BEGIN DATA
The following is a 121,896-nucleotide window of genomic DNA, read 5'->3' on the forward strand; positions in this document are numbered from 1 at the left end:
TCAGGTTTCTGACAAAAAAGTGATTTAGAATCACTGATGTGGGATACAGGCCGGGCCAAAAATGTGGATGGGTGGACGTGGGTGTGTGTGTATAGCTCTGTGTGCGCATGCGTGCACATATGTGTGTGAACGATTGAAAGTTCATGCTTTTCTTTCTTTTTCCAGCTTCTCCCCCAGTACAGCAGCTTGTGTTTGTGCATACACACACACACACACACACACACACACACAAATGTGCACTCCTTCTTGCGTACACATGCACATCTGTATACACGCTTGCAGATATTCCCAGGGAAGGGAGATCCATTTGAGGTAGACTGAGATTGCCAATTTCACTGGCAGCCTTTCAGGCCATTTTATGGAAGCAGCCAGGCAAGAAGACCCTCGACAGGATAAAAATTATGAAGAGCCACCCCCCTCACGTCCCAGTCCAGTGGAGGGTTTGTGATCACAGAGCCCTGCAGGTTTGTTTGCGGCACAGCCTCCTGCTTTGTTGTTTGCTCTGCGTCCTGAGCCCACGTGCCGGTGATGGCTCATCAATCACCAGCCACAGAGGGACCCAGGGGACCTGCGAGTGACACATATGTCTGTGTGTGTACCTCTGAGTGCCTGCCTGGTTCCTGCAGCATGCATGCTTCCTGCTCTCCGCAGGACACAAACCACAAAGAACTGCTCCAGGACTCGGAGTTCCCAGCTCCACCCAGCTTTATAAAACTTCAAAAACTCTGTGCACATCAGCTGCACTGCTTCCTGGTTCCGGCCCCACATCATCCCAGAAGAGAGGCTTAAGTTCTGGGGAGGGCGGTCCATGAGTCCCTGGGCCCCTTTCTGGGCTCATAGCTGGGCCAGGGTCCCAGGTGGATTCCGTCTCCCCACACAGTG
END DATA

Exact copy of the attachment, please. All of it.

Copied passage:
The following is a 121,896-nucleotide window of genomic DNA, read 5'->3' on the forward strand; positions in this document are numbered from 1 at the left end:
TCAGGTTTCTGACAAAAAAGTGATTTAGAATCACTGATGTGGGATACAGGCCGGGCCAAAAATGTGGATGGGTGGACGTGGGTGTGTGTGTATAGCTCTGTGTGCGCATGCGTGCACATATGTGTGTGAACGATTGAAAGTTCATGCTTTTCTTTCTTTTTCCAGCTTCTCCCCCAGTACAGCAGCTTGTGTTTGTGCATACACACACACACACACACACACACACACACAAATGTGCACTCCTTCTTGCGTACACATGCACATCTGTATACACGCTTGCAGATATTCCCAGGGAAGGGAGATCCATTTGAGGTAGACTGAGATTGCCAATTTCACTGGCAGCCTTTCAGGCCATTTTATGGAAGCAGCCAGGCAAGAAGACCCTCGACAGGATAAAAATTATGAAGAGCCACCCCCCTCACGTCCCAGTCCAGTGGAGGGTTTGTGATCACAGAGCCCTGCAGGTTTGTTTGCGGCACAGCCTCCTGCTTTGTTGTTTGCTCTGCGTCCTGAGCCCACGTGCCGGTGATGGCTCATCAATCACCAGCCACAGAGGGACCCAGGGGACCTGCGAGTGACACATATGTCTGTGTGTGTACCTCTGAGTGCCTGCCTGGTTCCTGCAGCATGCATGCTTCCTGCTCTCCGCAGGACACAAACCACAAAGAACTGCTCCAGGACTCGGAGTTCCCAGCTCCACCCAGCTTTATAAAACTTCAAAAACTCTGTGCACATCAGCTGCACTGCTTCCTGGTTCCGGCCCCACATCATCCCAGAAGAGAGGCTTAAGTTCTGGGGAGGGCGGTCCATGAGTCCCTGGGCCCCTTTCTGGGCTCATAGCTGGGCCAGGGTCCCAGGTGGATTCCGTCTCCCCACACAGTG